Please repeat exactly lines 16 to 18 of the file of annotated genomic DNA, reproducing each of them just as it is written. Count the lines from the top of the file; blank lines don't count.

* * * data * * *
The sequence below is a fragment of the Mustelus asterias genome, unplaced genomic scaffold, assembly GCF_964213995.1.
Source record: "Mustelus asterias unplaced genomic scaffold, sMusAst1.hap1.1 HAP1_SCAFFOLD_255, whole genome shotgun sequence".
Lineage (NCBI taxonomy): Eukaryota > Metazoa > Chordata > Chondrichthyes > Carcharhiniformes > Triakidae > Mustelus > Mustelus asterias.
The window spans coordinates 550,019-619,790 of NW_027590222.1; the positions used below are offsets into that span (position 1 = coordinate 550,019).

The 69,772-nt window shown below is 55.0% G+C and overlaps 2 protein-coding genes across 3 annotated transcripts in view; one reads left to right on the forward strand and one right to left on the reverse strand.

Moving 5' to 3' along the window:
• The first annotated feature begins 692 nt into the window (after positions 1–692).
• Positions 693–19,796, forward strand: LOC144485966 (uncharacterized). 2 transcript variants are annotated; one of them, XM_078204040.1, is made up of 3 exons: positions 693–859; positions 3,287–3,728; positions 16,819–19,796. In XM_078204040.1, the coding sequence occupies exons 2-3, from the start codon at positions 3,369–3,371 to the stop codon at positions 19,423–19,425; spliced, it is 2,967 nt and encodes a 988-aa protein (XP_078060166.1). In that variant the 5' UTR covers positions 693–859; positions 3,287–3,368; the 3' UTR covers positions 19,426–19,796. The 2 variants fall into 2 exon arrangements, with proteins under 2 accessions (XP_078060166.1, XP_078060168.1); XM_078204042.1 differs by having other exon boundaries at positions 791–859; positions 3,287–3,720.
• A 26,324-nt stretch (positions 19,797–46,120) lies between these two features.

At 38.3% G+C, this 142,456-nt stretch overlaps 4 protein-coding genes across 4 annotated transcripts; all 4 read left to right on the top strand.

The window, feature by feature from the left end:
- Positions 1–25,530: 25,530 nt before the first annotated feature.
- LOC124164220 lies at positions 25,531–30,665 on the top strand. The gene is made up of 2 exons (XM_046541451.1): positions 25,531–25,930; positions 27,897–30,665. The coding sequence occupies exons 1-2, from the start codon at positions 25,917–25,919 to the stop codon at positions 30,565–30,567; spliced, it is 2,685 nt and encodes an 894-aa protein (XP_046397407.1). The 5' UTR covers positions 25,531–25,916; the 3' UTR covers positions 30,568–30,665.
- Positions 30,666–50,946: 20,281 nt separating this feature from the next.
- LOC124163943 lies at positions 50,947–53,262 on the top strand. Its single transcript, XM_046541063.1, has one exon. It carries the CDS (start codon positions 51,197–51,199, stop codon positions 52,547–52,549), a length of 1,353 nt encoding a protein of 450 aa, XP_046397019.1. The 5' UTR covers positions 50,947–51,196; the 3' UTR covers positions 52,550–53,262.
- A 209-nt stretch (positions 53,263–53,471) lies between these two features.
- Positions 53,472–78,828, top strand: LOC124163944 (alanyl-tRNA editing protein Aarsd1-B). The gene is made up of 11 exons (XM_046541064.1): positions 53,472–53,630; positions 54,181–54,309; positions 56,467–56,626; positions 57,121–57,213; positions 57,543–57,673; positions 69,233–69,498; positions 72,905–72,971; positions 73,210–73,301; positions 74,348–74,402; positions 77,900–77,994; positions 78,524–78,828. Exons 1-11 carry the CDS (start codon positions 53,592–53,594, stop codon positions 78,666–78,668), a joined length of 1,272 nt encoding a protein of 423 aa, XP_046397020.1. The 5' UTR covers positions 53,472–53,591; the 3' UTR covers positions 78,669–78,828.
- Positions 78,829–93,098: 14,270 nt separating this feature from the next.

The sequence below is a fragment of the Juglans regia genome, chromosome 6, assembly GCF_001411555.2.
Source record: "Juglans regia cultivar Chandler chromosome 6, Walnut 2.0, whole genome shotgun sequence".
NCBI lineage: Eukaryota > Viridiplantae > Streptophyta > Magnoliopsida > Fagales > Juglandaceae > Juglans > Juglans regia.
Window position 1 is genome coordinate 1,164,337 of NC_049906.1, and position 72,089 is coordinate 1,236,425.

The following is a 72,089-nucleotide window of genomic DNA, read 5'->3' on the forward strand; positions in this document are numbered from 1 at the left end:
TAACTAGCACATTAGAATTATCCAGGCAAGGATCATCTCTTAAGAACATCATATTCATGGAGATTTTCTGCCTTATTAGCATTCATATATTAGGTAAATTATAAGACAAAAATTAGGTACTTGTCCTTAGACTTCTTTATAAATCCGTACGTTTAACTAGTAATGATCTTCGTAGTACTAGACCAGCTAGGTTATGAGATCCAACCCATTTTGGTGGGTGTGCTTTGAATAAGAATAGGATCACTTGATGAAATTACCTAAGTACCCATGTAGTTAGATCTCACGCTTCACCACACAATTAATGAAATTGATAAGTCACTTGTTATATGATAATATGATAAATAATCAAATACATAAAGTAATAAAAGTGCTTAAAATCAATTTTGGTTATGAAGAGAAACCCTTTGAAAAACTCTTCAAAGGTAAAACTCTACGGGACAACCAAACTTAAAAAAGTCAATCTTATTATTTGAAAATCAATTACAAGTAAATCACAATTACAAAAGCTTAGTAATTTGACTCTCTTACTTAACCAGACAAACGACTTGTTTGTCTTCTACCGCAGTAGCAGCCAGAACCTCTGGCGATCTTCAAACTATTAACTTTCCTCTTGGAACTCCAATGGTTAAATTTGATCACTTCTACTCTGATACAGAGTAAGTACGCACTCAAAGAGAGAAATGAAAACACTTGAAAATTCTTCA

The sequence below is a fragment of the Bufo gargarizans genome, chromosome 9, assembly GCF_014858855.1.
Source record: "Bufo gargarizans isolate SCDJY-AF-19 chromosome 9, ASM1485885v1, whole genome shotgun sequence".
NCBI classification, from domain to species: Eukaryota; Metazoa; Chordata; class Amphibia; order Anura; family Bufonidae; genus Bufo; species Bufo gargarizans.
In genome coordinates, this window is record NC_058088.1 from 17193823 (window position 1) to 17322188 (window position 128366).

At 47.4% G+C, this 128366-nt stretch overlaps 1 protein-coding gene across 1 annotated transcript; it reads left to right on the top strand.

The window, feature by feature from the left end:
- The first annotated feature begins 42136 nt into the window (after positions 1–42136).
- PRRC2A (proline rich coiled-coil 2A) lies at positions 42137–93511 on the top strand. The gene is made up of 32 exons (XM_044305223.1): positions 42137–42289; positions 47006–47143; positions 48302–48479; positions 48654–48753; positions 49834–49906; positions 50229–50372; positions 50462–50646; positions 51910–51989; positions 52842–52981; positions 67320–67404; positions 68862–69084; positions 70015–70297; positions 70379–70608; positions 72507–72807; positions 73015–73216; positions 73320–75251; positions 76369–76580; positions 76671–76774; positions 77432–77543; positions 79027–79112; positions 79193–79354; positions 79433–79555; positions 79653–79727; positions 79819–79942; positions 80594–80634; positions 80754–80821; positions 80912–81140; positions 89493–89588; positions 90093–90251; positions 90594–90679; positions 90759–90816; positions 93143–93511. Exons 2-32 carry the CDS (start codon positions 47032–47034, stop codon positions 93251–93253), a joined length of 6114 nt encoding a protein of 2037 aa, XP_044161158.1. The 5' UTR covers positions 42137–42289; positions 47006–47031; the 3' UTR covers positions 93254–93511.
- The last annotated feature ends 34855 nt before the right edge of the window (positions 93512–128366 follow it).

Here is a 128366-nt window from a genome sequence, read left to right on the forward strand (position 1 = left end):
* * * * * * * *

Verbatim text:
- A 209-nt stretch (positions 53,263–53,471) lies between these two features.
- Positions 53,472–78,828, top strand: LOC124163944 (alanyl-tRNA editing protein Aarsd1-B). The gene is made up of 11 exons (XM_046541064.1): positions 53,472–53,630; positions 54,181–54,309; positions 56,467–56,626; positions 57,121–57,213; positions 57,543–57,673; positions 69,233–69,498; positions 72,905–72,971; positions 73,210–73,301; positions 74,348–74,402; positions 77,900–77,994; positions 78,524–78,828. Exons 1-11 carry the CDS (start codon positions 53,592–53,594, stop codon positions 78,666–78,668), a joined length of 1,272 nt encoding a protein of 423 aa, XP_046397020.1. The 5' UTR covers positions 53,472–53,591; the 3' UTR covers positions 78,669–78,828.
- Positions 78,829–93,098: 14,270 nt separating this feature from the next.